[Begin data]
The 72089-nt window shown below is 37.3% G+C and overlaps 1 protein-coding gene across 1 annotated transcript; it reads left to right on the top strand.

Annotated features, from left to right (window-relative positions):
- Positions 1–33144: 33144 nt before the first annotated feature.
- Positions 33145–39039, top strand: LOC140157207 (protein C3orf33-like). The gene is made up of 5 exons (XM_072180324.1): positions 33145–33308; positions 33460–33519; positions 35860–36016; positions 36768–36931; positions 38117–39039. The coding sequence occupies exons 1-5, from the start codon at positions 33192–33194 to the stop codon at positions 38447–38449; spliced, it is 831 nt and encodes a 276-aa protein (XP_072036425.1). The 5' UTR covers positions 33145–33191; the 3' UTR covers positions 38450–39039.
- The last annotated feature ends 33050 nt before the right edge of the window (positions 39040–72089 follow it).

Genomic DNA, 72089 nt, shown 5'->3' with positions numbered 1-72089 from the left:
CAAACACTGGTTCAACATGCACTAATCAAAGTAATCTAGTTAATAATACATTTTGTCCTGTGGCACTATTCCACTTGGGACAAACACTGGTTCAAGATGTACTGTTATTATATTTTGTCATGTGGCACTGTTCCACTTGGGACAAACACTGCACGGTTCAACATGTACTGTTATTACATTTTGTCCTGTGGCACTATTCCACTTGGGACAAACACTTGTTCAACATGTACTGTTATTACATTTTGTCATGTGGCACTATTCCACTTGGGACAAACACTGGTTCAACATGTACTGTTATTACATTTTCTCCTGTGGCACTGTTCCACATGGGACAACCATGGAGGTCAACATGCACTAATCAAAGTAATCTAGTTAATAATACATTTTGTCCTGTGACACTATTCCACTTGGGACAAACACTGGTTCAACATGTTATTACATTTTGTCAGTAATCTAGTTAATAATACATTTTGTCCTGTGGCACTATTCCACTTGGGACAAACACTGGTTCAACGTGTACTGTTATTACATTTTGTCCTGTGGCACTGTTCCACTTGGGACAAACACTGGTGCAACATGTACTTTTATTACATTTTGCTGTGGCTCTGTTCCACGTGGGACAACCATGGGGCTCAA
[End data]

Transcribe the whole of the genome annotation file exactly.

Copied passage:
The 72089-nt window shown below is 37.3% G+C and overlaps 1 protein-coding gene across 1 annotated transcript; it reads left to right on the top strand.

Annotated features, from left to right (window-relative positions):
- Positions 1–33144: 33144 nt before the first annotated feature.
- Positions 33145–39039, top strand: LOC140157207 (protein C3orf33-like). The gene is made up of 5 exons (XM_072180324.1): positions 33145–33308; positions 33460–33519; positions 35860–36016; positions 36768–36931; positions 38117–39039. The coding sequence occupies exons 1-5, from the start codon at positions 33192–33194 to the stop codon at positions 38447–38449; spliced, it is 831 nt and encodes a 276-aa protein (XP_072036425.1). The 5' UTR covers positions 33145–33191; the 3' UTR covers positions 38450–39039.
- The last annotated feature ends 33050 nt before the right edge of the window (positions 39040–72089 follow it).

Genomic DNA, 72089 nt, shown 5'->3' with positions numbered 1-72089 from the left:
CAAACACTGGTTCAACATGCACTAATCAAAGTAATCTAGTTAATAATACATTTTGTCCTGTGGCACTATTCCACTTGGGACAAACACTGGTTCAAGATGTACTGTTATTATATTTTGTCATGTGGCACTGTTCCACTTGGGACAAACACTGCACGGTTCAACATGTACTGTTATTACATTTTGTCCTGTGGCACTATTCCACTTGGGACAAACACTTGTTCAACATGTACTGTTATTACATTTTGTCATGTGGCACTATTCCACTTGGGACAAACACTGGTTCAACATGTACTGTTATTACATTTTCTCCTGTGGCACTGTTCCACATGGGACAACCATGGAGGTCAACATGCACTAATCAAAGTAATCTAGTTAATAATACATTTTGTCCTGTGACACTATTCCACTTGGGACAAACACTGGTTCAACATGTTATTACATTTTGTCAGTAATCTAGTTAATAATACATTTTGTCCTGTGGCACTATTCCACTTGGGACAAACACTGGTTCAACGTGTACTGTTATTACATTTTGTCCTGTGGCACTGTTCCACTTGGGACAAACACTGGTGCAACATGTACTTTTATTACATTTTGCTGTGGCTCTGTTCCACGTGGGACAACCATGGGGCTCAA